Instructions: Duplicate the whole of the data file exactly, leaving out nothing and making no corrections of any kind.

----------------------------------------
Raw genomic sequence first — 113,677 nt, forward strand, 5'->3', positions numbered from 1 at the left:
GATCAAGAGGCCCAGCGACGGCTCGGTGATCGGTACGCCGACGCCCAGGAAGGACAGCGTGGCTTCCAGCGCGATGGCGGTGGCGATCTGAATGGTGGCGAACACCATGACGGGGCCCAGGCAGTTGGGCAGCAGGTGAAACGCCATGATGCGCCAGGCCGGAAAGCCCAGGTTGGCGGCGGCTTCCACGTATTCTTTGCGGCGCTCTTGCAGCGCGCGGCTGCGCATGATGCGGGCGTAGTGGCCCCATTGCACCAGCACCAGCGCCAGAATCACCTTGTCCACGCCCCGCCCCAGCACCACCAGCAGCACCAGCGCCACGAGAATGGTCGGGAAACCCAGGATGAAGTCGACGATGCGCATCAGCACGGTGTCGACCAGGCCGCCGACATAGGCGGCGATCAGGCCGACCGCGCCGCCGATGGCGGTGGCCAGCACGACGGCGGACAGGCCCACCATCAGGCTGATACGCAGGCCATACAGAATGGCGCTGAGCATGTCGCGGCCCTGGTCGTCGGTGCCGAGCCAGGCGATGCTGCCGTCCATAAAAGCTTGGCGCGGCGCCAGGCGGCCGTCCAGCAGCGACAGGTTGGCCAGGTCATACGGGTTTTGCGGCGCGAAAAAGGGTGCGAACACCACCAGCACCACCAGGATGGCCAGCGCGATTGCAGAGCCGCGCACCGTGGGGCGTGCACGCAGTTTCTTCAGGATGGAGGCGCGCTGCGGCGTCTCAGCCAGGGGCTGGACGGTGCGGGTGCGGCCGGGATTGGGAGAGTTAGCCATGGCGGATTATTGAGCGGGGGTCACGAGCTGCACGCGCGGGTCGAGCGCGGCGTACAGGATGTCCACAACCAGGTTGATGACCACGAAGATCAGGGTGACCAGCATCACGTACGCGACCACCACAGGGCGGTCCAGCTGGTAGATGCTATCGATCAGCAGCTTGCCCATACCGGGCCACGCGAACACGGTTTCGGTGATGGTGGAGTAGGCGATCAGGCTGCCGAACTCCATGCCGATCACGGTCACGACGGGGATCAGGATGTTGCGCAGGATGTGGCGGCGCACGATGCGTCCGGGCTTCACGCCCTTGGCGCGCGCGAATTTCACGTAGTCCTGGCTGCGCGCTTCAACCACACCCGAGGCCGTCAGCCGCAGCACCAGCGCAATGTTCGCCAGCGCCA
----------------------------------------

Raw genomic sequence first — 113,677 nt, forward strand, 5'->3', positions numbered from 1 at the left:
GATCAAGAGGCCCAGCGACGGCTCGGTGATCGGTACGCCGACGCCCAGGAAGGACAGCGTGGCTTCCAGCGCGATGGCGGTGGCGATCTGAATGGTGGCGAACACCATGACGGGGCCCAGGCAGTTGGGCAGCAGGTGAAACGCCATGATGCGCCAGGCCGGAAAGCCCAGGTTGGCGGCGGCTTCCACGTATTCTTTGCGGCGCTCTTGCAGCGCGCGGCTGCGCATGATGCGGGCGTAGTGGCCCCATTGCACCAGCACCAGCGCCAGAATCACCTTGTCCACGCCCCGCCCCAGCACCACCAGCAGCACCAGCGCCACGAGAATGGTCGGGAAACCCAGGATGAAGTCGACGATGCGCATCAGCACGGTGTCGACCAGGCCGCCGACATAGGCGGCGATCAGGCCGACCGCGCCGCCGATGGCGGTGGCCAGCACGACGGCGGACAGGCCCACCATCAGGCTGATACGCAGGCCATACAGAATGGCGCTGAGCATGTCGCGGCCCTGGTCGTCGGTGCCGAGCCAGGCGATGCTGCCGTCCATAAAAGCTTGGCGCGGCGCCAGGCGGCCGTCCAGCAGCGACAGGTTGGCCAGGTCATACGGGTTTTGCGGCGCGAAAAAGGGTGCGAACACCACCAGCACCACCAGGATGGCCAGCGCGATTGCAGAGCCGCGCACCGTGGGGCGTGCACGCAGTTTCTTCAGGATGGAGGCGCGCTGCGGCGTCTCAGCCAGGGGCTGGACGGTGCGGGTGCGGCCGGGATTGGGAGAGTTAGCCATGGCGGATTATTGAGCGGGGGTCACGAGCTGCACGCGCGGGTCGAGCGCGGCGTACAGGATGTCCACAACCAGGTTGATGACCACGAAGATCAGGGTGACCAGCATCACGTACGCGACCACCACAGGGCGGTCCAGCTGGTAGATGCTATCGATCAGCAGCTTGCCCATACCGGGCCACGCGAACACGGTTTCGGTGATGGTGGAGTAGGCGATCAGGCTGCCGAACTCCATGCCGATCACGGTCACGACGGGGATCAGGATGTTGCGCAGGATGTGGCGGCGCACGATGCGTCCGGGCTTCACGCCCTTGGCGCGCGCGAATTTCACGTAGTCCTGGCTGCGCGCTTCAACCACACCCGAGGCCGTCAGCCGCAGCACCAGCGCAATGTTCGCCAGCGCCA